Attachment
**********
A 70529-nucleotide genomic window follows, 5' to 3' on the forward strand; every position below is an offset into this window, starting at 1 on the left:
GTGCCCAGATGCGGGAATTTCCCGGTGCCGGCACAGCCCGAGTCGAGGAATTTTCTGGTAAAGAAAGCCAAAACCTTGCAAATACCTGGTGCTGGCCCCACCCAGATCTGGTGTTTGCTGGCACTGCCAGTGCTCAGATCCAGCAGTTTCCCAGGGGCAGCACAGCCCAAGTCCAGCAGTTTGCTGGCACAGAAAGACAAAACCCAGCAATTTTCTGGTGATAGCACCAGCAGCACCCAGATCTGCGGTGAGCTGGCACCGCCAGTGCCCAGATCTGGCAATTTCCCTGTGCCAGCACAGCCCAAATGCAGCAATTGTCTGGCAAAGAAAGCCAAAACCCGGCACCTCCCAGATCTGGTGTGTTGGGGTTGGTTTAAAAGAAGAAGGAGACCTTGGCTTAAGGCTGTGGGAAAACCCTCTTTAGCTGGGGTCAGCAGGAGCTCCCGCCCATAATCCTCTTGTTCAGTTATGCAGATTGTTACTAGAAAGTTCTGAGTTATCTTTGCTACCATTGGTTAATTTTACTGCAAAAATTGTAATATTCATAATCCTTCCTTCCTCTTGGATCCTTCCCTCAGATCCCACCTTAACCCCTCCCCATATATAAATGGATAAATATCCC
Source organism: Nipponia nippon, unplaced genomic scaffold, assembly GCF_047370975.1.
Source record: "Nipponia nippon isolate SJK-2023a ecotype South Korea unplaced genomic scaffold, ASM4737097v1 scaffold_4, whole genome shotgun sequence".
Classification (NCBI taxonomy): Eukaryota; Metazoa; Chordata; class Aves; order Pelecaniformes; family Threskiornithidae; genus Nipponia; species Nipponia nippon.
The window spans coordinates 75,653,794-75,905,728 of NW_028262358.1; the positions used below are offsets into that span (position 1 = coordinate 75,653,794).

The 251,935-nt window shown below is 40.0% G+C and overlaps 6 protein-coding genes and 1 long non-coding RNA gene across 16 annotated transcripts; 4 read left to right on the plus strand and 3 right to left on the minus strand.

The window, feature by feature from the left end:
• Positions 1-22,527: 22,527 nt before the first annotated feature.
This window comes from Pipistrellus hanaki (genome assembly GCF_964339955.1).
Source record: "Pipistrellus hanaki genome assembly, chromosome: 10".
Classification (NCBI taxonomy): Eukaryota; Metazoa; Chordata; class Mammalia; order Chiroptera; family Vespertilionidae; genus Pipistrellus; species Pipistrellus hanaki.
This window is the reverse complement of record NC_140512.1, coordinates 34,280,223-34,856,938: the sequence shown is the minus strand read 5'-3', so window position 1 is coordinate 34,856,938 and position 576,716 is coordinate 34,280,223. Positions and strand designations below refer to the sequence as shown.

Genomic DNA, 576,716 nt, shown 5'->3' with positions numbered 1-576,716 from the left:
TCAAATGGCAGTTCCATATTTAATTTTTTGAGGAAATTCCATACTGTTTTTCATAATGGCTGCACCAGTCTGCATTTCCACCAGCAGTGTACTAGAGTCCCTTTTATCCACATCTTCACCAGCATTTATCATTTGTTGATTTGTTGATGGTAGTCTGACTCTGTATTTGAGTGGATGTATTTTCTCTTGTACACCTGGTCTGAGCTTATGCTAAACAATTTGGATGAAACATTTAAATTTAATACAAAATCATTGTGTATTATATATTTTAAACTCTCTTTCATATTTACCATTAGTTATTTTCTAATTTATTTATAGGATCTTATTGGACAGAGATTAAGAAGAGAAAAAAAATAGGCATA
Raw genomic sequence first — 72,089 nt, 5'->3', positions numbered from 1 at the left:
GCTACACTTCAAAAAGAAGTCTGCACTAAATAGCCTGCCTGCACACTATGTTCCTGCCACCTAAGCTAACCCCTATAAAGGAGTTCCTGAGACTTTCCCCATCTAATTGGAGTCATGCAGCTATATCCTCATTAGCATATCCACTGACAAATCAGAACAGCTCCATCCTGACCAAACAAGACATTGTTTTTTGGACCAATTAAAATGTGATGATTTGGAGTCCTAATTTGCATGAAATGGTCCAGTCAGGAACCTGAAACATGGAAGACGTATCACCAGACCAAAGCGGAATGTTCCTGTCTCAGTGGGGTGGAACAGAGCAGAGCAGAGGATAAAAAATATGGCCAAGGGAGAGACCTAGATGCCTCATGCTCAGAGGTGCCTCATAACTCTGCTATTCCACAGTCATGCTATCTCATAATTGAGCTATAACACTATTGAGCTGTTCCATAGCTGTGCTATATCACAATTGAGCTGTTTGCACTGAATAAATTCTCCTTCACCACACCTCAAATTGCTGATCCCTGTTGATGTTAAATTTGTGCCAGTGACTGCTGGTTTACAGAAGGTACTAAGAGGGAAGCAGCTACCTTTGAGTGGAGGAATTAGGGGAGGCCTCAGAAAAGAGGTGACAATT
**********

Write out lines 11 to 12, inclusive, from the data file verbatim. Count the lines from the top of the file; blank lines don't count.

Source record: "Pipistrellus hanaki genome assembly, chromosome: 10".
Classification (NCBI taxonomy): Eukaryota; Metazoa; Chordata; class Mammalia; order Chiroptera; family Vespertilionidae; genus Pipistrellus; species Pipistrellus hanaki.